When I was in ninth grade, I wrote a research paper on the reclusive poet Emily Dickinson. As best as I can remember, my thesis was that Dickinson’s poetry was ‘art’ in art’s purest form because it was created entirely for its own sake: the merest fraction of Dickinson’s poems were published during her lifetime; the majority were created and known only to her and to God, and were discovered by her family after her death.
But I’m not so sure that Emily’s privacy made her work more “pure.” I think Emily would have gladly sold her poems and would have appreciated acclaim; there’s evidence that she self-consciously constructed her mysterious artistic persona, and her correspondence with literary critic Thomas Wentworth Higginson suggests she wanted to write for an audience.
Even if Emily had never aspired to write for anyone save God and herself, I don’t know that this would have conferred a special status on her work. There’s this myth that comes up now and again that whatever a person does, she does for God and God alone, as if other people, and what they think, play no part. As if doing things “only for God” is purest and best.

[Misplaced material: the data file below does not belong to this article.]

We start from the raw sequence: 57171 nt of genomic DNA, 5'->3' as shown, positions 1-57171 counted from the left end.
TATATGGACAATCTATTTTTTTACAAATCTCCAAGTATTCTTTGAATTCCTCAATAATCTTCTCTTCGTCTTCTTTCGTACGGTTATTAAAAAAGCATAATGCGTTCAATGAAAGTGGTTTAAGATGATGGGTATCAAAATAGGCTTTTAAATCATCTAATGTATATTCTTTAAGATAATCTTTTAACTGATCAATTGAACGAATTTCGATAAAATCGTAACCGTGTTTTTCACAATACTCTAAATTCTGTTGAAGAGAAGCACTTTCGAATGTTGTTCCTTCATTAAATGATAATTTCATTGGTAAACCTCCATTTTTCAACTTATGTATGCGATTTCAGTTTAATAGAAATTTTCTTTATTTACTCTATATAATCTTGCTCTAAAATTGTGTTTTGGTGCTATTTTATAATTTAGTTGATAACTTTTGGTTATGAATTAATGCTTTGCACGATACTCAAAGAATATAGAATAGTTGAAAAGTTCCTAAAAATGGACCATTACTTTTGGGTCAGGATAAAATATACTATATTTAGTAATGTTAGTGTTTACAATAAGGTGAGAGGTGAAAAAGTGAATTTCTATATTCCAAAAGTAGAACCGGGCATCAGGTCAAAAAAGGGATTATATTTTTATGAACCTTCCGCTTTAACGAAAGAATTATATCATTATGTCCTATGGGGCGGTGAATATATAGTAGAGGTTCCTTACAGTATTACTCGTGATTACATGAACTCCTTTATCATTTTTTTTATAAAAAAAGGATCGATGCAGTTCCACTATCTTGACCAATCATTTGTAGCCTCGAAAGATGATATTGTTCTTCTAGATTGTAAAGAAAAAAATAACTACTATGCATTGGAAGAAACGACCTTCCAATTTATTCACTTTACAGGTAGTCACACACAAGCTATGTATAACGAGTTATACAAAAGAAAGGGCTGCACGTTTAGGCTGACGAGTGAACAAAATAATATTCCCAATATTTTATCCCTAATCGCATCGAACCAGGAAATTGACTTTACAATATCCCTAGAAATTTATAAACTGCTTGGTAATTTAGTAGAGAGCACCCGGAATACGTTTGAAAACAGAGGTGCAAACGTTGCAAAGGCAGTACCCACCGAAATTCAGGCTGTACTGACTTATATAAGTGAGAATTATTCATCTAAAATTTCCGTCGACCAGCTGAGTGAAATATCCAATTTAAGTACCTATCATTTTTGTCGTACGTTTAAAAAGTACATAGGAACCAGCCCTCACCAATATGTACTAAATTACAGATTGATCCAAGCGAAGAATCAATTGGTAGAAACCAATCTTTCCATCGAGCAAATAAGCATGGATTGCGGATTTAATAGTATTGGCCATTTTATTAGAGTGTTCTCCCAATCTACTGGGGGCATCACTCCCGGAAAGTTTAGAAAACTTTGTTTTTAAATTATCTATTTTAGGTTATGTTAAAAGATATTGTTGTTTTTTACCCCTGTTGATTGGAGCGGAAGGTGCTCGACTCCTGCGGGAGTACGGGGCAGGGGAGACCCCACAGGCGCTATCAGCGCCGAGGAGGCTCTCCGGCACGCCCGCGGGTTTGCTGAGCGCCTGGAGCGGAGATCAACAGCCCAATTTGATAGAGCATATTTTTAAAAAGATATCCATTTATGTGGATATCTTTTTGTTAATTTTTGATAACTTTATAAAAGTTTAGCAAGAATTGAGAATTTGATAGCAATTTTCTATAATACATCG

I’ll be honest and say that I feel like that’s pretty much hogwash. (“With all due respect, that’s a bunch of malarkey.”) While I’d certainly say that God, who sees what’s done in secret, offers comfort and strength and assurance and a certain kind of reward for work well done–even if no one else sees–I also think that God has made us as social beings, who yearn to communicate and connect with one another.
Which is a long way of saying this: if you are a writer, there’s nothing wrong with wanting an audience. It doesn’t make your work less ‘pure’ or make you less of an ‘artist.’ It certainly doesn’t make you less of a Christian.
It might just make you more fully human–what you were made to be.